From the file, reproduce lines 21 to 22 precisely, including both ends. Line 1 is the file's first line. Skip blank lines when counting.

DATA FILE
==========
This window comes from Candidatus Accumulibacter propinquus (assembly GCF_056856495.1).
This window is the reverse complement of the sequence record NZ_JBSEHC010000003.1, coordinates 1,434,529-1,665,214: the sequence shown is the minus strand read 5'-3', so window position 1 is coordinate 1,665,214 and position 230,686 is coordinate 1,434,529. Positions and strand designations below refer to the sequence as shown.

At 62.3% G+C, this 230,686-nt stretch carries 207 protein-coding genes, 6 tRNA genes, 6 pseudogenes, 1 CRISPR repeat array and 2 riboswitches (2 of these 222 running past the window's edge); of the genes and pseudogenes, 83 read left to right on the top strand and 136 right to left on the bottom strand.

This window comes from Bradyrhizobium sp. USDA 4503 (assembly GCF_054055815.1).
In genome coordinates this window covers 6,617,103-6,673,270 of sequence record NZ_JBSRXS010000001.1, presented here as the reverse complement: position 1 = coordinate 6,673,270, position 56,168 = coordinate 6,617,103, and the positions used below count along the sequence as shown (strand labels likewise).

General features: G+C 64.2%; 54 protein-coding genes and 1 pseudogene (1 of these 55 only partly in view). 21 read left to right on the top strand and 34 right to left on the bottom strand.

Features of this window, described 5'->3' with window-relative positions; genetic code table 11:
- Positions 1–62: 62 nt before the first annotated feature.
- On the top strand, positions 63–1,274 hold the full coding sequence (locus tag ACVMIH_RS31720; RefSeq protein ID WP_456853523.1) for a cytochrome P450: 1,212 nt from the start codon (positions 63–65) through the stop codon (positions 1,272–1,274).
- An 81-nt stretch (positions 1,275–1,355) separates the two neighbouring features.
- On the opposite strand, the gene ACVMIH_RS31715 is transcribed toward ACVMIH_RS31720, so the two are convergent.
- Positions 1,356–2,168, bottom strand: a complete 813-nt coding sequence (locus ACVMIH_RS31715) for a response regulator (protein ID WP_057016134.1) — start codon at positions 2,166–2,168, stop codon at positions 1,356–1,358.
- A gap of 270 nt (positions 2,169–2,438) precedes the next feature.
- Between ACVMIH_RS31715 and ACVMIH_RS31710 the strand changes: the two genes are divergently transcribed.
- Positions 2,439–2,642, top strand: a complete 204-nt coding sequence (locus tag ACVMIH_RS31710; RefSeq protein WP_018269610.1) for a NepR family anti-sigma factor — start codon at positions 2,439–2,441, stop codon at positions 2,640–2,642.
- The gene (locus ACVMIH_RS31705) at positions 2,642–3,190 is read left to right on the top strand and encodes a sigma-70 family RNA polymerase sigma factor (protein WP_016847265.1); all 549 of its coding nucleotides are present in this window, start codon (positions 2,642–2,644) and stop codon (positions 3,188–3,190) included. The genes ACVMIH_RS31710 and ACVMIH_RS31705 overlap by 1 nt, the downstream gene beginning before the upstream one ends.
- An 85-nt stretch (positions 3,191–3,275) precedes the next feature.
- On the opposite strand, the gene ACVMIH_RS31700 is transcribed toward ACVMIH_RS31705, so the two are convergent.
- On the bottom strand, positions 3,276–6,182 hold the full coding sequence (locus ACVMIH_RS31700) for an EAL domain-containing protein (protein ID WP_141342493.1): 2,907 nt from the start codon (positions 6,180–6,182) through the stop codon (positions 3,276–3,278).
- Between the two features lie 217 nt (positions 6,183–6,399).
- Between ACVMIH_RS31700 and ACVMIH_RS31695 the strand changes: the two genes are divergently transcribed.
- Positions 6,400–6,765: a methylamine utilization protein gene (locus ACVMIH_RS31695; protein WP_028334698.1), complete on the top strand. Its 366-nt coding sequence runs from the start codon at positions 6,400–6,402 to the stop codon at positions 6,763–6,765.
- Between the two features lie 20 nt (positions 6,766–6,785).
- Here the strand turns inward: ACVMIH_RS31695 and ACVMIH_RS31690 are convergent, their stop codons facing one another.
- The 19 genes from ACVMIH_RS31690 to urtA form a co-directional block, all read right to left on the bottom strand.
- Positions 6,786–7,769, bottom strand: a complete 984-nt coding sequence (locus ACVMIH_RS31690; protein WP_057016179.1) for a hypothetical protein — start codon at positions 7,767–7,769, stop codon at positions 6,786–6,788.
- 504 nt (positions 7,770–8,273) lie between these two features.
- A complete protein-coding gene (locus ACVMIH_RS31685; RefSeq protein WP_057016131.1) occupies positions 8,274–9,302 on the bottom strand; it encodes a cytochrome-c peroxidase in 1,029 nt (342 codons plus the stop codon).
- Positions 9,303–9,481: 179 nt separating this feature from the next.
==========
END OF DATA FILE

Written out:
- Between ACVMIH_RS31700 and ACVMIH_RS31695 the strand changes: the two genes are divergently transcribed.
- Positions 6,400–6,765: a methylamine utilization protein gene (locus ACVMIH_RS31695; protein WP_028334698.1), complete on the top strand. Its 366-nt coding sequence runs from the start codon at positions 6,400–6,402 to the stop codon at positions 6,763–6,765.